Thursday, April 23, 2009

Leaving PCs on Overnight Costs Companies $2.8B a Year


© photo copyright Carrie Boyko
This Surge Protector has an Indicator Light
that Illuminates when it is On



In a recent article by Jon Swartz, USA TODAY SAN FRANCISCO —



Even during an economic meltdown, when companies are scrambling to cut costs, businesses are wasting billions of dollars by leaving their PCs on at night.



U.S. organizations squander $2.8 billion a year to power unused machines, emitting about 20 million tons of carbon dioxide — roughly the equivalent of 4 million cars — according to a report to be released Wednesday.



About half of 108 million office PCs in the USA are not properly shut down at night, says the 2009 PC Energy Report, produced by 1E, an energy-management software company, and the non-profit Alliance to Save Energy. The report analyzed workplace PC power consumption in the USA, United Kingdom and Germany.



Wastefulness does not just affect a company's bottom line, it creates environmental concerns, the report says. If the world's 1 billion PCs were powered down just one night, it would save enough energy to light the Empire State Building — inside and out — for over 30 years, it says.



"Workers do not feel responsible for electricity bills at work, and some companies insist PCs remain on at night so they can be patched with software updates," says 1E CEO Sumir Karayi. He says 63% of employees surveyed said their companies should take more steps to save PC power.



"It is scary how much energy is wasted," says Michael Murphy, senior manager of global environmental affairs at Dell, a business partner and customer of 1E. It has used 1E software to efficiently manage its 50,000 PCs globally, saving about $1.8 million a year.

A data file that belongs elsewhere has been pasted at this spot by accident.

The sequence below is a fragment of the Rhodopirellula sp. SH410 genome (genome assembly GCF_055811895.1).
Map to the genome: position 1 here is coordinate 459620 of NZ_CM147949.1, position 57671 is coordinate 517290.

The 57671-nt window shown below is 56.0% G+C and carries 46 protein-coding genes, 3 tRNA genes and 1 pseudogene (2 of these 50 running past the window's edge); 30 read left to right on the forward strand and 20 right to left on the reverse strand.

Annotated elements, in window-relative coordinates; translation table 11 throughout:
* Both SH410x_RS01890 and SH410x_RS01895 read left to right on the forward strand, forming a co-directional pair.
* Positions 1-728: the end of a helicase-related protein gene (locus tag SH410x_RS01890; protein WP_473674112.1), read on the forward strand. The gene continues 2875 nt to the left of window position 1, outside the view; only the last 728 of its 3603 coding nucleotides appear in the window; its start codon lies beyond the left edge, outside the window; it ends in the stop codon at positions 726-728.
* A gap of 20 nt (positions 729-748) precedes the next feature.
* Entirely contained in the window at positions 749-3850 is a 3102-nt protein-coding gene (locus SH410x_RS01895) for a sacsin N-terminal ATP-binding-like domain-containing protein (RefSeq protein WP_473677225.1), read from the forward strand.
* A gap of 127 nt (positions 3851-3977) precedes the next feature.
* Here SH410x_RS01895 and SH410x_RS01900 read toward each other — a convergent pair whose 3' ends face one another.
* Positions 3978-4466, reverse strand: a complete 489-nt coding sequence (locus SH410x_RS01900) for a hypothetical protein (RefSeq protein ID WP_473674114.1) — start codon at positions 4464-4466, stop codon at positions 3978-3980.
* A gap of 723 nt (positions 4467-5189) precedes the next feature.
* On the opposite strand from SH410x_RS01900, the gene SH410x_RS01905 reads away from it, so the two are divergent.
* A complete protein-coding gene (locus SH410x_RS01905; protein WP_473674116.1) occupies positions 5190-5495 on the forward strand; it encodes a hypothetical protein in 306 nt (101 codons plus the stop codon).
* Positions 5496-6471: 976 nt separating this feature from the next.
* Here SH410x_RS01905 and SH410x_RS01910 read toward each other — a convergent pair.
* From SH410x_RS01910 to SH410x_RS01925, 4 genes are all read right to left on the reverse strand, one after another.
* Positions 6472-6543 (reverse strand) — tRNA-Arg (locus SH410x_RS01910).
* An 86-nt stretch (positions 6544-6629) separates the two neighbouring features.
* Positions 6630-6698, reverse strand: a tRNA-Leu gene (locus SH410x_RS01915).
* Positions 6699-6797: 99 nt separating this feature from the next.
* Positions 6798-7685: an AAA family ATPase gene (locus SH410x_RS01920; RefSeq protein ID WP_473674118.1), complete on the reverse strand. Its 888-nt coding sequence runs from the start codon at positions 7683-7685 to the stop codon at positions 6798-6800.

Simply shutting down PCs at night can save a company with 10,000 PCs over $260,000 a year and 1,871 tons of carbon dioxide emissions, the report says.



"PCs can be a tremendous drain on electricity," says Doug Washburn, an analyst at Forrester Research. "During a nine-hour workday, it isn't always in use because of lunch, meetings and other things."



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While our homes may not have more than one or two computers, we can apply this same appalling problem to our families' passive consumption of power by leaving many electric and electronic items plugged in constantly.

Take a tour of your home and look at everything that is plugged in. Most items have indicator lights that are on when the item is plugged in, even when it is not being used. That is unnecessary power usage. It adds up quick when you count the many items in your home that are plugging in all the time.

Recently when I took a carbon footprint test at Make Me Sustainable, I saw first hand how each item I unplugged saved me power and lowered my carbon footprint. I got a double reward for each item I unplugged. Just taking the test was enlightening, but seeing how each change affected my footprint number was envigorating.

Moreover, if you run a business or have a voice in one, use your opportunities to have an impact. You can encourage others to turn off their multiple electronics at their desks and offices. Think about the items at a typical desk or small office: electric pencil sharpener, computer, scanner, printer, fax, telephone, answering device, rechargers for phones, blackberries, lamp, overhead lighting, fan, surge protectors, calculator, electric staplers, and a radio. What have I missed that is in your office?

Here's my solution. It is absolutely so simple, you'll wonder why we haven't all done it sooner. Using surge protectors, plug as many items into each as possible. Use one for the items that must remain on such as clocks and telephone answering devices--possibly fax machines. Leave that one on at night, and unplug or turn off the others. Notice that even surge protectors use power when nothing is plugged into them, if they are turned on. Again, there is an indicator light on most of them.

Finally, I encourage you to measure your personal carbon footprint and make changes in your home, as well. Make it a game to see how much you can lower your footprint. I guarantee you will find it is addicting.


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